Giraldus Cambrensis (1146-1223) didn’t know about DNA, so he wouldn’t have used the same terms as ‘the Donald’ to assert his claim to superiority, but there’s little doubt the Medieval self-publicising scholar also believed that he came of a race of winners and took similar delight, not only in identifying, but in creating losers.

Matt Frei’s insightful documentary, ‘Meet the Trumps’ goes a long way to explain the bizarre phenomenon that is now POTUS (how apposite the acronym for a position of such potency; how reassuring when it referred to Obama).

Frei reveals how Friedrich Trump bequeathed to his son and grandson a conviction that winners are violent and rapacious.  They take and take again, because taking is what winners do.  Losers are the chumps who aren’t strong enough to hold on to what they have.  Friedrich made his fortune supplying alcohol and prostitutes to those losers who thought they needed to dig for gold with an axe.

His son, also unhampered by moral scruples, took advantage of a government house-building scheme to line his own pockets at the taxpayer’s expense.  Undaunted by public opprobrium, he passed the baton of self-assurance to the present Trump.  Facts, morality, decency: just the impedimenta that keep losers living in Loserville.

The Gerald’s grandfather, Walter, was an immigrant of another kind.  He came to England with Guillaume the Norman, who was to conquer a bunch of Saxons with relative ease in 1066.  Those tooled-up Normans, with their Viking feistiness, were the winners of that new millennium.  Walter’s son was active in dispossessing Welsh losers, and the grandson, cosying up to Henry II, set about creating another set of losers, in Ireland.

Not by the sword, though.  His brother, Philip, was representing the family in that endeavour.  Just as the Donald’s purchasing of women has not, perhaps, been quite as crude as that of Friedrich, so the Gerald asserted his winner status in a different way from Walter and Philip.  He wanted to wield the power of the Roman Church, an authority to which Henry II was subordinate.  While Prince John uselessly riled the Gaelic nobles, the Gerald was preparing his books, The Topography of Ireland and The Conquest of Ireland.


This image (National Library of Ireland), was created for Gerald of Wales’s books on Ireland and is evidence of his outlook.  Note the position of Rome at the top of Europe.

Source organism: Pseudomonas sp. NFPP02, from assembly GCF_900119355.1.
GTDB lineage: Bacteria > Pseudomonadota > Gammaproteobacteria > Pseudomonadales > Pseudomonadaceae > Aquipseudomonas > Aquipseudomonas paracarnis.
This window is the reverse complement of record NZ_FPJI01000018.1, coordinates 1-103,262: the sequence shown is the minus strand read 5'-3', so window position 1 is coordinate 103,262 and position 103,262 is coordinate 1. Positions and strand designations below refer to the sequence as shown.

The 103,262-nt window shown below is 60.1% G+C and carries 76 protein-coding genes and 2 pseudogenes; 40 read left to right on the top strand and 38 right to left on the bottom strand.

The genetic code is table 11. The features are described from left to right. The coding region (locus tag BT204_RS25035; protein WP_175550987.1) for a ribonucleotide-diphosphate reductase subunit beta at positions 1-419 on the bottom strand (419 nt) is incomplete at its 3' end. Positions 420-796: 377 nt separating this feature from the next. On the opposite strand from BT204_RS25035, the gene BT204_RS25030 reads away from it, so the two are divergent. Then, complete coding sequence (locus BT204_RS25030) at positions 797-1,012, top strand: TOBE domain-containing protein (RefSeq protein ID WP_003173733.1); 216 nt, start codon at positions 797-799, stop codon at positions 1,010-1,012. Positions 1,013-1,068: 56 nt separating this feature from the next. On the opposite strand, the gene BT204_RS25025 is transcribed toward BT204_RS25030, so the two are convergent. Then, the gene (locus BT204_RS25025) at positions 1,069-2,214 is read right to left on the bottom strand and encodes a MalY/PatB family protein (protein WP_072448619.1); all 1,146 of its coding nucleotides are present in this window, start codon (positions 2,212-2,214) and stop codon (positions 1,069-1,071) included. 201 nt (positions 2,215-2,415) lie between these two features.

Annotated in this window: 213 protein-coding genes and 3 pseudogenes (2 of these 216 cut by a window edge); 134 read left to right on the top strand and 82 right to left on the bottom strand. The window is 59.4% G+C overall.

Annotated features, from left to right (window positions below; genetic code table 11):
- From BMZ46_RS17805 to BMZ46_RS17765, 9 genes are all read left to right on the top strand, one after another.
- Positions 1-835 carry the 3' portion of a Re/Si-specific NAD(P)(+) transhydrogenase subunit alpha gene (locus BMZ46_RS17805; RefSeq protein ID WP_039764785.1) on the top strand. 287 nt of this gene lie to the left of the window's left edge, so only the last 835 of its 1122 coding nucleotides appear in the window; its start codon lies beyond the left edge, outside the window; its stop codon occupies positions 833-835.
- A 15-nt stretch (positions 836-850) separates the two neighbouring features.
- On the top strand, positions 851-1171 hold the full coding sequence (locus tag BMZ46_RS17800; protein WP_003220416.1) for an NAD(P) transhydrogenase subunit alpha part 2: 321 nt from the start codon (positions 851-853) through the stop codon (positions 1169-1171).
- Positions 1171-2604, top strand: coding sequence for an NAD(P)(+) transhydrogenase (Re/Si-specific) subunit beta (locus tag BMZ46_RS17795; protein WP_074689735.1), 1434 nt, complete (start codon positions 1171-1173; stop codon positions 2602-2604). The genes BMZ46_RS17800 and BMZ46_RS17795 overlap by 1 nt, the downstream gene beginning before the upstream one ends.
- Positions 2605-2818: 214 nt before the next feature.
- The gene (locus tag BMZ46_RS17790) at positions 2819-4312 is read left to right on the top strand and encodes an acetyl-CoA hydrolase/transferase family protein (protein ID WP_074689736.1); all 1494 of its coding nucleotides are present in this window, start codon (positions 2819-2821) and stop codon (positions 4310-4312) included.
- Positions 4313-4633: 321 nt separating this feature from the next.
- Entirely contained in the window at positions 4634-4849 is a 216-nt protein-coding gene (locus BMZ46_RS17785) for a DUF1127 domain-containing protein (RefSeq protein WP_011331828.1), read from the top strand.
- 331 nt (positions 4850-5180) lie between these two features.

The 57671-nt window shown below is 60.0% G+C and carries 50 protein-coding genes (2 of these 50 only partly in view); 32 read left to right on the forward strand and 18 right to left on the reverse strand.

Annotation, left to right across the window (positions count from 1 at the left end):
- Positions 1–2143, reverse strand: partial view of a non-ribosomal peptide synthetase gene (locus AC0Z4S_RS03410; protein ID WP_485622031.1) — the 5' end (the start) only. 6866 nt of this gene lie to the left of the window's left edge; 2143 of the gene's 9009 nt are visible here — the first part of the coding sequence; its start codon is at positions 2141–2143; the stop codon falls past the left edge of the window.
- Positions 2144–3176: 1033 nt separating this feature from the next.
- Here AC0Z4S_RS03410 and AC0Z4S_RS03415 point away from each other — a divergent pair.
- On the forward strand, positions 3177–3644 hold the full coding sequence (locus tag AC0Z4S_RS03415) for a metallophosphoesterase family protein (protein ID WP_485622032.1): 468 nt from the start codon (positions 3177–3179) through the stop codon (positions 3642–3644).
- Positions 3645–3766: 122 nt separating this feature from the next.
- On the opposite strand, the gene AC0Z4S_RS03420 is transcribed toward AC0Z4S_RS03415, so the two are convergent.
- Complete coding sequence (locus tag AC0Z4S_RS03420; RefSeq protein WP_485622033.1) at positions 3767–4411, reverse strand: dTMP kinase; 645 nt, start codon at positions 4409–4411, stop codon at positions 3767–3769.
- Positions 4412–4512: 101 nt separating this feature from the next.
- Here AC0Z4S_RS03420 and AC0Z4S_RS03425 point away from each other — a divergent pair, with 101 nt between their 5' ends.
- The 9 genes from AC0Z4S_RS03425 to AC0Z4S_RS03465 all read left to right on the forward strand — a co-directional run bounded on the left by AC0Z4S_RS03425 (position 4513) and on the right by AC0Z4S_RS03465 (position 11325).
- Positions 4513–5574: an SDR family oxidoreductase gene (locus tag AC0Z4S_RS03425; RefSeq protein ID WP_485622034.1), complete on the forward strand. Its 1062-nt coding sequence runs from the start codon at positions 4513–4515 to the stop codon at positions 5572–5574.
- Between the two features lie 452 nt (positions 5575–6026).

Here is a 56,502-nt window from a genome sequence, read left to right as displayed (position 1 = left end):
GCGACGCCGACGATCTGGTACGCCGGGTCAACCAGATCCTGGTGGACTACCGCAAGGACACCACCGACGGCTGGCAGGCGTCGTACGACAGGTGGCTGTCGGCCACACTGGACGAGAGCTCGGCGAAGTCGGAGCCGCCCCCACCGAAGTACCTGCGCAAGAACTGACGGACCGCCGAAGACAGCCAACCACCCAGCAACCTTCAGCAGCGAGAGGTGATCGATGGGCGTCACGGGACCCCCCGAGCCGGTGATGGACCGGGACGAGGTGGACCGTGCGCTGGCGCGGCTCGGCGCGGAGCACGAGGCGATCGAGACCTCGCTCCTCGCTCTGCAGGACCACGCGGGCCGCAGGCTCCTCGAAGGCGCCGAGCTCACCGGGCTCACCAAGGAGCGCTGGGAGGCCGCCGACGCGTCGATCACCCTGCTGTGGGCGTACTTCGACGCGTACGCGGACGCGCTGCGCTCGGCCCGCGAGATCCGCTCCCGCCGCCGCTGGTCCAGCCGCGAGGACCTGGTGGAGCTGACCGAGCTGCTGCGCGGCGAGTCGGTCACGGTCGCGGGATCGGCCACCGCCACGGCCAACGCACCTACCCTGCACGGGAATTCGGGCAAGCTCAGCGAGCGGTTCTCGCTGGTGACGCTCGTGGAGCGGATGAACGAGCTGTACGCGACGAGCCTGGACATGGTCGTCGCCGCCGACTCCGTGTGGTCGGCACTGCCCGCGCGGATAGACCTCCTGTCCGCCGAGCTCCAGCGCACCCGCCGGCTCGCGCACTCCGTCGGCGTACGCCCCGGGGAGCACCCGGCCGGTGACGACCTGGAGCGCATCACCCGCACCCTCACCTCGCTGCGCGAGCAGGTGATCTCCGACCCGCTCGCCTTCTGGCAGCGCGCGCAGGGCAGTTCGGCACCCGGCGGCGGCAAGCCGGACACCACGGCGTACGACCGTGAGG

And here’s a major difference between our two heroes.  The Gerald could wield a dazzling quill.  His accounts, which flatter the king, announce that the Irish people are in need of a bit of Norman discipline, the land rich and ripe for exploitation, and the Irish Christian Church practically pagan in its laxity.  And they do so with lyrical, embellished prose, and compelling flights of invention.  The message: the author is useful, learned and in fact just the sort of man Henry needs to run the Church in England.

And here’s a major similarity.  Like the Donald, the Gerald employs logic which operates within a closed loop, so it’s seductive to those who like their thinking ready-to-wear.  Encouraging Henry’s Irish ambitions, he suggests the English king is ‘our western Alexander’ (124) and that unlucky island, already occupied by many of our hero’s relatives, should play Henry’s West to Alexander’s East:

Just as the countries of the East are remarkable and distinguished of certain prodigies peculiar and native to themselves, so the boundaries of the West also are made remarkable by their own wonders of nature.  For sometimes tired, as it were, of the true and the serious, she draws aside and goes away, and in these remote parts indulges herself in these secret and distant freaks (31).

So a polemic in the guise of an historical account gains currency, and here’s another reminder of the Trump method.  The Gerald arranges to publicly read his manuscript over three days in Oxford.  He guarantees himself an audience by offering lavish entertainment, and, as F. X. Martin doesn’t quite tell us, tweets about it afterwards: ‘It was a magnificent and costly achievement, […] nor has the present age seen nor does any past age bear record of the like’ (287).

Ah, self-promotion.  Martin retails some wonderful samples of the Gerald’s vanity.  For example, as a student in Paris, ‘I was then as renowned for beauty of face […] as for elegance of figure’ (282).  Another record of Gerald’s unearthed by Martin tells us that ‘the pleasure of listening to his voice drew such a gathering of almost all the teachers together with their scholars, that scarce even the largest hall could contain his audience […] they hung upon his lips as he spoke […] and could never hear enough of his eloquence’ (284).

And just as many Americans have taken the Donald at his own valuation, so it seems did Giraldus Cambrensis, despite the improbability of his Munster island where no one dies, his Connacht island where corpses do not putrefy, his Leinster well which prevents men turning grey, his Wicklow half-man-half-ox, and his accounts of habitual bestiality and cannibalism, achieve a popularity which ensured that his more temperate libel, that of laziness, would endure for at least 900 years.  Let’s hope none of the Donald’s slander lasts that long.

Works Cited

Gerald of Wales. The History and Topography of Ireland.  Trans. John J. O’Meara. London: Penguin, 1982. Print.
Martin, F. X. ‘Gerald of Wales, Norman Reporter on Ireland’.  Studies: An Irish Quarterly Review. 58.231 (1969): 279-92. Print.

Featured image showing an Irish king bathing in a stew of mare’s milk from the Topographia Hibernica.


4 thoughts on “‘The Gerald’: a twelfth-century Trump

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